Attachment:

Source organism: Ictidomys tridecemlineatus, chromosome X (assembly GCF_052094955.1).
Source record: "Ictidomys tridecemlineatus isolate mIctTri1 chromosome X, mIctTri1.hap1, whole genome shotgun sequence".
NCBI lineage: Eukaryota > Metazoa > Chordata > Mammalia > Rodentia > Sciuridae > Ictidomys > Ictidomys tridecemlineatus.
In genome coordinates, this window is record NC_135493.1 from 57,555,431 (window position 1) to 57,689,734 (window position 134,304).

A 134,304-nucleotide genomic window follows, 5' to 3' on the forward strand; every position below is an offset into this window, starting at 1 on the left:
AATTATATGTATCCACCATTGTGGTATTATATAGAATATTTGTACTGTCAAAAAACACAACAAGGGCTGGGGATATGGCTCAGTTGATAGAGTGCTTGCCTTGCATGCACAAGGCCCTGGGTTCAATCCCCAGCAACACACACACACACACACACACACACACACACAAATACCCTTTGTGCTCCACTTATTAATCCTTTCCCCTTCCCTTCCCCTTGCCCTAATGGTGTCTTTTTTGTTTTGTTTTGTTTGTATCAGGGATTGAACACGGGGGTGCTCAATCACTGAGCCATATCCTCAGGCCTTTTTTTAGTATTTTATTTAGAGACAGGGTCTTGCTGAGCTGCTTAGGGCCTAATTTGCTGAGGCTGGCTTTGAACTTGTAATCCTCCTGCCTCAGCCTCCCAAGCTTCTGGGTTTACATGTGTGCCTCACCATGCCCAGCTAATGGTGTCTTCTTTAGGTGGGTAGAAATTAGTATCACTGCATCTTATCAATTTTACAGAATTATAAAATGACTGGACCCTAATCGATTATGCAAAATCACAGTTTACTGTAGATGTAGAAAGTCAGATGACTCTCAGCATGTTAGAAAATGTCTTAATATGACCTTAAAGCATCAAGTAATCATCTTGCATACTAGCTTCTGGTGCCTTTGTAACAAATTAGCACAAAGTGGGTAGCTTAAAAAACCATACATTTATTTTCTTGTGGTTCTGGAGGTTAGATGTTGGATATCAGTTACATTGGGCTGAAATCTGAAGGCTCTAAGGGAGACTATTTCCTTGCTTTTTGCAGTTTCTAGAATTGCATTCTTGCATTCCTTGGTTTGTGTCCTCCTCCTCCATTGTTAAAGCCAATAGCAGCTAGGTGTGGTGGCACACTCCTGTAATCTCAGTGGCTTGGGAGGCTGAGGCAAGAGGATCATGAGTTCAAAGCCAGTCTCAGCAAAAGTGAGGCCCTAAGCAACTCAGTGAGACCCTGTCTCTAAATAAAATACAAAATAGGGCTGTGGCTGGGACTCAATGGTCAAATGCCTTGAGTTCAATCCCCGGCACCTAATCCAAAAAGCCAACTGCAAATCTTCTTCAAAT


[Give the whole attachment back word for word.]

Source organism: Ictidomys tridecemlineatus, chromosome X (assembly GCF_052094955.1).
Source record: "Ictidomys tridecemlineatus isolate mIctTri1 chromosome X, mIctTri1.hap1, whole genome shotgun sequence".
NCBI lineage: Eukaryota > Metazoa > Chordata > Mammalia > Rodentia > Sciuridae > Ictidomys > Ictidomys tridecemlineatus.
In genome coordinates, this window is record NC_135493.1 from 57,555,431 (window position 1) to 57,689,734 (window position 134,304).

A 134,304-nucleotide genomic window follows, 5' to 3' on the forward strand; every position below is an offset into this window, starting at 1 on the left:
AATTATATGTATCCACCATTGTGGTATTATATAGAATATTTGTACTGTCAAAAAACACAACAAGGGCTGGGGATATGGCTCAGTTGATAGAGTGCTTGCCTTGCATGCACAAGGCCCTGGGTTCAATCCCCAGCAACACACACACACACACACACACACACACACACAAATACCCTTTGTGCTCCACTTATTAATCCTTTCCCCTTCCCTTCCCCTTGCCCTAATGGTGTCTTTTTTGTTTTGTTTTGTTTGTATCAGGGATTGAACACGGGGGTGCTCAATCACTGAGCCATATCCTCAGGCCTTTTTTTAGTATTTTATTTAGAGACAGGGTCTTGCTGAGCTGCTTAGGGCCTAATTTGCTGAGGCTGGCTTTGAACTTGTAATCCTCCTGCCTCAGCCTCCCAAGCTTCTGGGTTTACATGTGTGCCTCACCATGCCCAGCTAATGGTGTCTTCTTTAGGTGGGTAGAAATTAGTATCACTGCATCTTATCAATTTTACAGAATTATAAAATGACTGGACCCTAATCGATTATGCAAAATCACAGTTTACTGTAGATGTAGAAAGTCAGATGACTCTCAGCATGTTAGAAAATGTCTTAATATGACCTTAAAGCATCAAGTAATCATCTTGCATACTAGCTTCTGGTGCCTTTGTAACAAATTAGCACAAAGTGGGTAGCTTAAAAAACCATACATTTATTTTCTTGTGGTTCTGGAGGTTAGATGTTGGATATCAGTTACATTGGGCTGAAATCTGAAGGCTCTAAGGGAGACTATTTCCTTGCTTTTTGCAGTTTCTAGAATTGCATTCTTGCATTCCTTGGTTTGTGTCCTCCTCCTCCATTGTTAAAGCCAATAGCAGCTAGGTGTGGTGGCACACTCCTGTAATCTCAGTGGCTTGGGAGGCTGAGGCAAGAGGATCATGAGTTCAAAGCCAGTCTCAGCAAAAGTGAGGCCCTAAGCAACTCAGTGAGACCCTGTCTCTAAATAAAATACAAAATAGGGCTGTGGCTGGGACTCAATGGTCAAATGCCTTGAGTTCAATCCCCGGCACCTAATCCAAAAAGCCAACTGCAAATCTTCTTCAAAT